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Salarymen take their train daily to work in the Tokyo metropolitan area (Tokyo Station, 2005)

The term salaryman (サラリーマン, sararīman) refers to any salaried worker. In Japanese popular culture, this is embodied by a white-collar worker who shows overriding loyalty and commitment to the corporation within which he is employed.

Salarymen are expected to work long hours,[1] to put in additional overtime, to participate in after-work leisure activities such as drinking, singing karaoke and visiting hostess bars with colleagues, and to value work over all else. The salaryman typically enters a company after graduating from college and stays with that corporation for the duration of his career.

Other popular notions surrounding salarymen include karōshi, or death from overwork. In conservative Japanese culture, becoming a salaryman is the expected career choice for young men and those who do not take this career path are regarded as living with a stigma and less prestige. On the other hand, the word salaryman is sometimes used with derogatory connotation for his total dependence on his employer and lack of individuality.


The word sararīman is often described as wasei-eigo, a Japanese formation from English loanwords, but it appears to instead be a straight borrowing from the English phrase "salaried man", which predates the Japanese term by nearly a century. The Japanese term saw widespread use by 1930, even before government expansion and militarization drove the growth of white-collar employment.[2] The term does not include all workers who receive a set salary, but only "white-collar workers in the large bureaucracy of a business firm or government office." The term includes those who work for government (e.g., bureaucrats) and major companies (e.g., those listed in Nikkei 225). Workers in the mizu shōbai (nightlife) and entertainment industries (including actors and singers) are not included even though their income may be salary based. Similarly, doctors, engineers, lawyers, accountants, musicians, artists, politicians, freelancers and corporate executives are also excluded.[2]

A typical description of the salaryman is a male white-collar employee who typically earns his salary "based on individual abilities rather than on seniority."[3] Salarymen are known for working many hours, sometimes over eighty hours per week. Oftentimes, because of his busy work schedule, the salaryman does not have time to raise a family and his work becomes a lifelong commitment. Companies typically hire the salarymen straight out of high school, and they are expected to stay with the company until retirement, around the time they reach the age between 55 and 60. As a reward for the demonstration of their loyalty, companies rarely fire the salarymen unless it is under special "dire" circumstances.[3] There is also a belief that the "amount of time spent at the workplace correlates to the perceived efficiency of the employee." As a result of this intense work-driven lifestyle, salarymen may be more likely to suffer from mental or physical health problems, including heart failure or suicide.[3]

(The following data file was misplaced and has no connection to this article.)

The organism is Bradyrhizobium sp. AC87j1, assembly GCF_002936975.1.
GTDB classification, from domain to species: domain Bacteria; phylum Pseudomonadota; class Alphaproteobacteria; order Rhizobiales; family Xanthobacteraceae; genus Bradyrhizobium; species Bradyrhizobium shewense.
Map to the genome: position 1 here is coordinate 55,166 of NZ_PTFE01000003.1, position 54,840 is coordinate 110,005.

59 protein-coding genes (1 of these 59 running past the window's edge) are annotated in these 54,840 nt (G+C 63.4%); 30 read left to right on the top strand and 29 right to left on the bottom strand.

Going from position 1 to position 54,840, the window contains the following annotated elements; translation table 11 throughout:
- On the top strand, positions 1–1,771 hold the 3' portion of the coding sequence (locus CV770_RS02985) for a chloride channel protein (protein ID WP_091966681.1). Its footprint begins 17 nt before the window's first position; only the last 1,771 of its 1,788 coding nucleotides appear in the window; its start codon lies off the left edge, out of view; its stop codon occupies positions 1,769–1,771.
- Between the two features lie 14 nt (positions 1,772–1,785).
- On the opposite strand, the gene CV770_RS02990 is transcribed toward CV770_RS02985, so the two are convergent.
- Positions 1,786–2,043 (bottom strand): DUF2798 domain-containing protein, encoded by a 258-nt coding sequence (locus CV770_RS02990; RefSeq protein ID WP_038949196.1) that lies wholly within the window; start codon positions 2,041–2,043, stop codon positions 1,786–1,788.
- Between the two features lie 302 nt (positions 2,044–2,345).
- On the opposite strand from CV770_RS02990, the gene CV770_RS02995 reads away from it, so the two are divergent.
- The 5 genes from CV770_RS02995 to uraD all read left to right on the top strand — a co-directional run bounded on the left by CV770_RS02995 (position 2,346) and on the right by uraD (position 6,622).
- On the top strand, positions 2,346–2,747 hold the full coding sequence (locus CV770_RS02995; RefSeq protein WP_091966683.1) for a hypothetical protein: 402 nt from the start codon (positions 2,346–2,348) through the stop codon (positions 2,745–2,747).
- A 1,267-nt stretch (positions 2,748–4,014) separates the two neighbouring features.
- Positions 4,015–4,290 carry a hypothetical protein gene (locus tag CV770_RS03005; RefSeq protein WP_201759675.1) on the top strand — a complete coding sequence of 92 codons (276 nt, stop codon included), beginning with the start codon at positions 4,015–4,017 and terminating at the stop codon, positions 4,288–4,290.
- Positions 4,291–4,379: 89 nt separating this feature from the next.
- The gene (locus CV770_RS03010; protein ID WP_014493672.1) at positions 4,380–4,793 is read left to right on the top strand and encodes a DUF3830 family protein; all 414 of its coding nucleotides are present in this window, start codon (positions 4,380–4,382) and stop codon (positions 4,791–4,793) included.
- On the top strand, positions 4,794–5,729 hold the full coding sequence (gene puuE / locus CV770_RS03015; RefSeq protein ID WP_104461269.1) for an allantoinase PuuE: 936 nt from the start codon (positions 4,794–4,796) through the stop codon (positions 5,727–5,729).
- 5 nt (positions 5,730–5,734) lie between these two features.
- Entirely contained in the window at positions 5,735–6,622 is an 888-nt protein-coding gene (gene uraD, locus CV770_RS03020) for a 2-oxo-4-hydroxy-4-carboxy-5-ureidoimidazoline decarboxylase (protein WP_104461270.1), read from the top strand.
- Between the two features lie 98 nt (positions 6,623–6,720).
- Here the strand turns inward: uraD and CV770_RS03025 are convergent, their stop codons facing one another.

Social image[edit]

Hitokara at Karaoke-Box
Mahjong tiles

The prevalence of salarymen in Japanese society has given birth to many depictions by both the Japanese and American media. Some films in Japan about salarymen include Mr. Salaryman, Japanese Salaryman NEO (based on the TV series), and a drama series entitled History of a Salaryman. There is a certain expectation among the middle and upper classes for Japanese men to become salarymen. For many young Japanese men, accepting anything less than becoming a salaryman and conforming to its ideal is considered a failure, not only of him, but of his parents.[4]

The life of a salaryman revolves around work. The activities that he does outside of work typically involve his coworkers, which lessens the distance between him and work. Due to this expectation, there have been a variety of derogatory names given to salarymen: shachiku (社畜) meaning corporate livestock, kaisha no inu (会社の犬) dog of the company, and kigyou senshi (企業戦士) corporate soldier, to ridicule salarymen.